Call #:  MS 4304 
 Extent:  1.70 linear feet (3 containers) 
 Subjects:  Sweet, Dovie Davis. | Bell, Myrtle Johnson, 1895- | African Americans -- Ohio -- Cleveland. | African American women -- Ohio -- Cleveland -- Societies and clubs. | Citizens' associations -- Ohio -- Cleveland. | Women in church work -- Ohio -- Cleveland. | Women in community organization -- Ohio -- Cleveland. | Clubs -- Ohio -- Cleveland. | Cleveland (Ohio) -- Church history -- Sources.
 
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119Title:  Urban League of Cleveland Records, Series II     
 Creator:  Urban League of Cleveland 
 Dates:  1964-1981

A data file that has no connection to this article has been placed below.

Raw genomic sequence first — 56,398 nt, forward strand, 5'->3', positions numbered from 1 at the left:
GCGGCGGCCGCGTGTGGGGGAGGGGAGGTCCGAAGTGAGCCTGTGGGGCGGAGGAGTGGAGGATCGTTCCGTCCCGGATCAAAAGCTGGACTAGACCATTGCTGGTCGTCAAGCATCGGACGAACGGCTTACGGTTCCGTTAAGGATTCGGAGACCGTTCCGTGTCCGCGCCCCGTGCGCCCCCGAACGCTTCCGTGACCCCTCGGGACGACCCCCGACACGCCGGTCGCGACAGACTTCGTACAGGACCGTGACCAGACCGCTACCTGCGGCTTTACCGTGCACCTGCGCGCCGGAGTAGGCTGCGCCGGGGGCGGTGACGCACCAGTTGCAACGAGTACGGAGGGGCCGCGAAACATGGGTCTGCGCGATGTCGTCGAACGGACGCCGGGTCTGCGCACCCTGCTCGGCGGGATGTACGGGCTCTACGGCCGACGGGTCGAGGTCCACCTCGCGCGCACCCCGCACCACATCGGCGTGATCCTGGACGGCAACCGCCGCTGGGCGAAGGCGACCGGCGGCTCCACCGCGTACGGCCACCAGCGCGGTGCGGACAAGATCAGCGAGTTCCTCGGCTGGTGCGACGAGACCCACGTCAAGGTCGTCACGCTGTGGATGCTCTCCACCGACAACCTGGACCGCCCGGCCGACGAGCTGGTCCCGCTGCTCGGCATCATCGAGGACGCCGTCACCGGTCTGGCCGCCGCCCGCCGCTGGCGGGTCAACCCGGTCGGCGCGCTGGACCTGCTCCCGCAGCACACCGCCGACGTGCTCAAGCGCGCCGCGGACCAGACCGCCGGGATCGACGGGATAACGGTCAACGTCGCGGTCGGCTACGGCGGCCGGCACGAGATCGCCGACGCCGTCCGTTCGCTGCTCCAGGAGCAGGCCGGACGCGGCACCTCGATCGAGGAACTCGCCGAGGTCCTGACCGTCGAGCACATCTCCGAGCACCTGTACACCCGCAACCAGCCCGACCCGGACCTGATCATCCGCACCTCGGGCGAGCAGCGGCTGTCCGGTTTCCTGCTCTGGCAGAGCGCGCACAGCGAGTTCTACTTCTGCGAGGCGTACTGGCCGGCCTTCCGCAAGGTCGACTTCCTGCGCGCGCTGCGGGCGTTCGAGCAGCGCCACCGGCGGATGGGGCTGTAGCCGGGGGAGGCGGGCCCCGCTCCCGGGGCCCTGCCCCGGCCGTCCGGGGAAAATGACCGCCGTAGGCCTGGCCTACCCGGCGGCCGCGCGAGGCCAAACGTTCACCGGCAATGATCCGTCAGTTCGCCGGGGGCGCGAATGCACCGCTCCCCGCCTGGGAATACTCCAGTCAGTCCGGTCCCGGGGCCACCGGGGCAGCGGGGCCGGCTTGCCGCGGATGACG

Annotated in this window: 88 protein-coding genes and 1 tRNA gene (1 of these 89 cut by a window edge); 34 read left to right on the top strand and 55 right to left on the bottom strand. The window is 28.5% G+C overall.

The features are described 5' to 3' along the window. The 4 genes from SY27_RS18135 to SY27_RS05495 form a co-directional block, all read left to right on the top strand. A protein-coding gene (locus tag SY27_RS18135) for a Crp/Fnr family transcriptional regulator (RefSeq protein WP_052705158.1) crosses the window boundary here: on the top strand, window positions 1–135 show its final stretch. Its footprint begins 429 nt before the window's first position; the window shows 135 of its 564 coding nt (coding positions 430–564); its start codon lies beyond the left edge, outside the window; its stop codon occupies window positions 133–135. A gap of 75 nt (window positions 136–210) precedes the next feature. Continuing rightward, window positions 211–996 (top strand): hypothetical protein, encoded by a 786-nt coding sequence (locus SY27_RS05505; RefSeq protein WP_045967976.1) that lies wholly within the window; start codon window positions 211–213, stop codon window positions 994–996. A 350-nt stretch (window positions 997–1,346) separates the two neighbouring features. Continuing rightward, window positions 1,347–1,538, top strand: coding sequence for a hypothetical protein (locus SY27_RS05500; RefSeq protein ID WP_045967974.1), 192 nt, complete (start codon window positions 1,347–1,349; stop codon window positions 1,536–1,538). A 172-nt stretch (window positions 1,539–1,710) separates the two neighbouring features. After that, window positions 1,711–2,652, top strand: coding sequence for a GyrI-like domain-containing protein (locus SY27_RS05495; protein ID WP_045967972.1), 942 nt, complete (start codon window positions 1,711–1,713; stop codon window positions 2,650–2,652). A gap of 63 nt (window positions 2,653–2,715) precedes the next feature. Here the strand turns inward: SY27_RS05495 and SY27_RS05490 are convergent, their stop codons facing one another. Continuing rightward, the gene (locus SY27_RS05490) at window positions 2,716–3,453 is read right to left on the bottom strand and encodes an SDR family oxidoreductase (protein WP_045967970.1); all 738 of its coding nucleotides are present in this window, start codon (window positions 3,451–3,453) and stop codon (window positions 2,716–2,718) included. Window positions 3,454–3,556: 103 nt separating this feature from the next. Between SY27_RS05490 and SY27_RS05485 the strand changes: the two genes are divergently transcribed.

Abstract:  The Urban League of Cleveland was organized in 1917, in Cleveland, Ohio, as the Negro Welfare Association of Cleveland to aid the adjustment of black workers coming to Cleveland during the Great Migration following World War I. Led by Wm. R. Conners for the first 25 years, it joined the National Urban League in 1930 and changed its name to the Urban League of Cleveland in 1940. Formed initially to confront barriers to economic opportunities and find jobs for black workers, by the 1930s the primary goal of the League was the issue of improved housing. Its purpose is interracial planning to help the community devise solutions to social and economic problems. The collection consists of minutes, correspondence, newspaper clippings, reports, contracts, memoranda and other papers relating to the organization's operation, especially Operation Equality, a subdivision of the organization concerned with fair housing issues. This collection is essential for those interested in the issues of race relations and open housing in Cleveland. Records and reports of organizations such as Operation Equality, the Fair Housing Council, which consisted of several local fair housing groups including Operation Equality, and National Neighbors, a national organization which promoted peaceful integration, comprise a large part of the collection.